Another Machine Vision option is CoaXPress coaxial cable cameras have the huge benefit of being very high speed. These cameras are broadcast-ready operating at 100 FPS or more. Anything over 30 FPS is considered "broadcast ready" by TV standards. Ideally we'd operate a little bit above that. The main disadvantage is that these cameras, their cables, and computer interface cards are very pricey.
Summary of Camera and Interface Discussion
There's a tabular summary of the discussion above:
So what camera setup do I have for testing?
I talked to application engineers at Allied Vision, The Imaging Source, Edmund Optics, and MvTec before selecting cameras for testing. Given that all of these companies play ball in the Machine Vision / Computer Vision space, I landed on a GigE machine vision camera.
For me, the price and cable length were the biggest factors with also a need for a reasonable resolution.
Resolution isn't everything when it comes to machine vision — the more pixels, the more data to process. Oftentimes you end up reducing the size of an image for processing to process it faster. But resolution is very important for broadcast clarity (to date, broadcast has not been my focus).
Initially, I selected Allied Vision cameras that weren't high enough resolution; I quickly returned them, upgrading to a higher resolution (but lower FPS) model.
Currently, I have two Allied Vision Mako-G 507C cameras that are GigE, 5.1MP, and 23FPS. These are paired with varifocal lenses. These cameras are connected to my home network with Ubiquiti UniFi Gigabit POE Switches. Each camera was $1,420 and each lens was about $500.
Ideally, instead of sending the signal through a network switch, I'd have a dedicated frame grabber PCIe card in my computer for each camera. This direct link ensures that network collisions don't occur with the jumbo frames containing images on the same network I use for accessing the Internet.
I have a small form factor PC known as an Intel NUC that I use for this project (they are great and only about $600 on Amazon). Given it's compact size, it can't fit a frame grabbers PCIe card inside of it. Therefore, if I want to play with a frame grabber, I'll need to upgrade my computer.
Connecting my experimental setup to Broadcasting software
I mentioned that to date I haven't prioritized broadcast in my decision for buying camera hardware. That said, I have thought about how to integrate with a broadcast system. Let's explore!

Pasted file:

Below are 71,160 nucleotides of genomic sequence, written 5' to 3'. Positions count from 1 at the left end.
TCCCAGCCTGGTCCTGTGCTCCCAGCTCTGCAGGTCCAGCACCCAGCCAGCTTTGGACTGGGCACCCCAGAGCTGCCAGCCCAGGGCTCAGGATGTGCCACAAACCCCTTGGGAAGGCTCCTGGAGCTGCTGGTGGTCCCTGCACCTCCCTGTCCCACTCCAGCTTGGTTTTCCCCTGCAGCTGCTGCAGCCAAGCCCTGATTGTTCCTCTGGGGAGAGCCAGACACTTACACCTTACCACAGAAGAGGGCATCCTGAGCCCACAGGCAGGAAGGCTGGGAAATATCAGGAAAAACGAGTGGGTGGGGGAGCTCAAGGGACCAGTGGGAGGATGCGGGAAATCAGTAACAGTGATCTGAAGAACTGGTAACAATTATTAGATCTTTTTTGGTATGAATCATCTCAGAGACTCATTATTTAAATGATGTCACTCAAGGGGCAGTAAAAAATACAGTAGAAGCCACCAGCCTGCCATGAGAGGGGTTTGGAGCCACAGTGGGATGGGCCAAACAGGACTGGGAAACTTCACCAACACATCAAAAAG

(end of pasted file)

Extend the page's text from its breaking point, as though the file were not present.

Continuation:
While my camera configuration is not broadcast-ready (limited resolution and FPS). They are great for testing my machine vision algorithms.
There are two easy ways I see for integrating with broadcast equipment: (1) OBS Input, and (2) Switcher Studio Desktop Plugin.
The HDMI output from my Intel NUC computer could easily be piped into Open Broadcaster Software (OBS) as a video input the broadcast team/commentators can switch to at any time. If you're curious about OBS, friends at Bocce Broadcast Network and RecRec take advantage of OBS for their YouTube streaming for Bocce and Shuffleboard respectively.
Alternatively I could install Switcher Studio's plugin on my computer to pipe my computer screen into their iPhone/iPad based broadcaster software. Switcher Studio is an iPad app that brings in camera feeds from iPhones on the same WiFi network. American Bocce Co has used this app a couple times from broadcasting Chop Shop league finals to the 2022 ABC Open on Facebook. The Bocce Bros have used this software as well.
Another option to explore
From the OBS forms I've learned that any OBS feed can be turned into an RTSP feed. This might be a good option for interfacing OBS camera feeds into my bocce software, but I haven't fully explored this yet. In a roundabout way, it would need to be piped back into OBS (see the previous section).
What are the next steps?
The setup I have right now is plenty for me to accomplish quite a lot of software development. There are a number of optimizations I can make in my software to increase FPS prior to breaking down and buying a faster computer.
If my system ever gets integrated with someone's broadcast, then we'll need to work together to select optimal cameras and cables for a quality stream.
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Thanks for reading
I'm taking a writing hiatus, so I'll see you on 🌮 Taco Tuesday January 10th 2023!
Happy New Year!
~ Digital Dave